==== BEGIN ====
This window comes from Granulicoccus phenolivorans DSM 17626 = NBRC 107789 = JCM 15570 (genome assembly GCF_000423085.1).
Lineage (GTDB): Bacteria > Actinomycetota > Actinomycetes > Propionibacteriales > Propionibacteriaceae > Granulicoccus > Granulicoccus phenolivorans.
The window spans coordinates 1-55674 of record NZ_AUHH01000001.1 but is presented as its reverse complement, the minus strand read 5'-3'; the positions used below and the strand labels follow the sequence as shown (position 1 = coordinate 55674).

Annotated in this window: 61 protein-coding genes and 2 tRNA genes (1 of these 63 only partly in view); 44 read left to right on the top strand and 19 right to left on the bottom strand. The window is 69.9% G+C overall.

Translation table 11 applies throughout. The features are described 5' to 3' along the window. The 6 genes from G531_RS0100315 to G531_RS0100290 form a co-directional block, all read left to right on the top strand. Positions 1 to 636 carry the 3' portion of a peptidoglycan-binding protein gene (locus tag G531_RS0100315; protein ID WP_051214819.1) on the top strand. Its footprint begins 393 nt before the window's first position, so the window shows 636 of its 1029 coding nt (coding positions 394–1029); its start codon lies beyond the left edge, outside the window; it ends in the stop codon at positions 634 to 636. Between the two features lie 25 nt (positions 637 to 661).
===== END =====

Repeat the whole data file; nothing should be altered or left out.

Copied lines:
This window comes from Granulicoccus phenolivorans DSM 17626 = NBRC 107789 = JCM 15570 (genome assembly GCF_000423085.1).
Lineage (GTDB): Bacteria > Actinomycetota > Actinomycetes > Propionibacteriales > Propionibacteriaceae > Granulicoccus > Granulicoccus phenolivorans.
The window spans coordinates 1-55674 of record NZ_AUHH01000001.1 but is presented as its reverse complement, the minus strand read 5'-3'; the positions used below and the strand labels follow the sequence as shown (position 1 = coordinate 55674).

Annotated in this window: 61 protein-coding genes and 2 tRNA genes (1 of these 63 only partly in view); 44 read left to right on the top strand and 19 right to left on the bottom strand. The window is 69.9% G+C overall.

Translation table 11 applies throughout. The features are described 5' to 3' along the window. The 6 genes from G531_RS0100315 to G531_RS0100290 form a co-directional block, all read left to right on the top strand. Positions 1 to 636 carry the 3' portion of a peptidoglycan-binding protein gene (locus tag G531_RS0100315; protein ID WP_051214819.1) on the top strand. Its footprint begins 393 nt before the window's first position, so the window shows 636 of its 1029 coding nt (coding positions 394–1029); its start codon lies beyond the left edge, outside the window; it ends in the stop codon at positions 634 to 636. Between the two features lie 25 nt (positions 637 to 661).